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Decrease in India’s forex reserves worrisome as inflows slow down, say economists

Economic experts expressed concern on Monday over India's declining foreign exchange reserves, which have reached a two-year low as foreign capital inflows into the nation's markets slow down in the face of tightening monetary policy globally.

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New Delhi: Economic experts expressed concern on Monday over India’s declining foreign exchange reserves, which have reached a two-year low as foreign capital inflows into the nation’s markets slow down in the face of tightening monetary policy globally.

The Reserve Bank of India (RBI) reported on Friday that India’s foreign exchange reserves fell to $553.1 billion in the week ending September 2, its lowest level since October 2020 and down $8 billion from the week before.

The central bank actively intervened in currency markets to support the rupee after it touched a record low of 80.12 against the soaring dollar that week, which analysts believe is what caused the greatest decline in reserves since early July.

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“Situation is getting worrisome because the Federal Reserve and rest of the central banks continue to act aggressively and inflows into Indian markets in September are not as robust as August’s,” said Anitha Rangan, economist with Equirus, adding that imports are rising while the pool of reserves is declining.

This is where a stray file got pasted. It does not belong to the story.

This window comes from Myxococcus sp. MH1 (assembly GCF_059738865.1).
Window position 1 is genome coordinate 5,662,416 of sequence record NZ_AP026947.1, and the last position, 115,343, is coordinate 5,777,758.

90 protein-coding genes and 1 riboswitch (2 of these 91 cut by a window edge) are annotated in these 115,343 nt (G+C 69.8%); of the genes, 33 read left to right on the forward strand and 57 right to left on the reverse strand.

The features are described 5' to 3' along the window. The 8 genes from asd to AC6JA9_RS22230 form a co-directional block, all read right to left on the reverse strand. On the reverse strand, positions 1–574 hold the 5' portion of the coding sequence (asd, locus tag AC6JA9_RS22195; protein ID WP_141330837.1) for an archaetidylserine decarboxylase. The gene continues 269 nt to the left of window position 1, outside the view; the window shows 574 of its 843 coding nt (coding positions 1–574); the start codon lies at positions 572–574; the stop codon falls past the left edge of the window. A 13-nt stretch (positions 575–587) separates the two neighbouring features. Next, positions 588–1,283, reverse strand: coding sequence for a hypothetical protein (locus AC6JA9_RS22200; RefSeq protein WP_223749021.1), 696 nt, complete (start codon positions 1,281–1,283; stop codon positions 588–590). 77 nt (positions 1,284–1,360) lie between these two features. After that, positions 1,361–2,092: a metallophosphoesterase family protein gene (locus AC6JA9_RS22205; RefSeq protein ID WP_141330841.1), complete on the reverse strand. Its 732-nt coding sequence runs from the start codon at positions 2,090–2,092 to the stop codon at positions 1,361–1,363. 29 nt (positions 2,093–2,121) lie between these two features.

Following an investment of $6.5 billion in August, foreign investors have purchased Indian stocks for about $700 million so far this month.

Drawing inflows would be difficult on the debt side, according to Rangan, as the interest rate gap between India and developed countries like the US could grow. In comparison to India, where the difference between the target inflation rate and the actual inflation rate is smaller, the pace of rate increases in the United States and Europe is anticipated to be faster.

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An economist at QuantEco Research, Vivek Kumar made the observation that not all of the decline in reserves was brought on by the RBI’s spot intervention.

According to Kumar, the reduction would most likely have been caused by the maturity of forward contracts and foreign exchange mark-to-market.

To protect the rupee from the volatility fueled by U.S., the RBI has been periodically drawing on reserves. High commodity prices and rate increases by the Fed.

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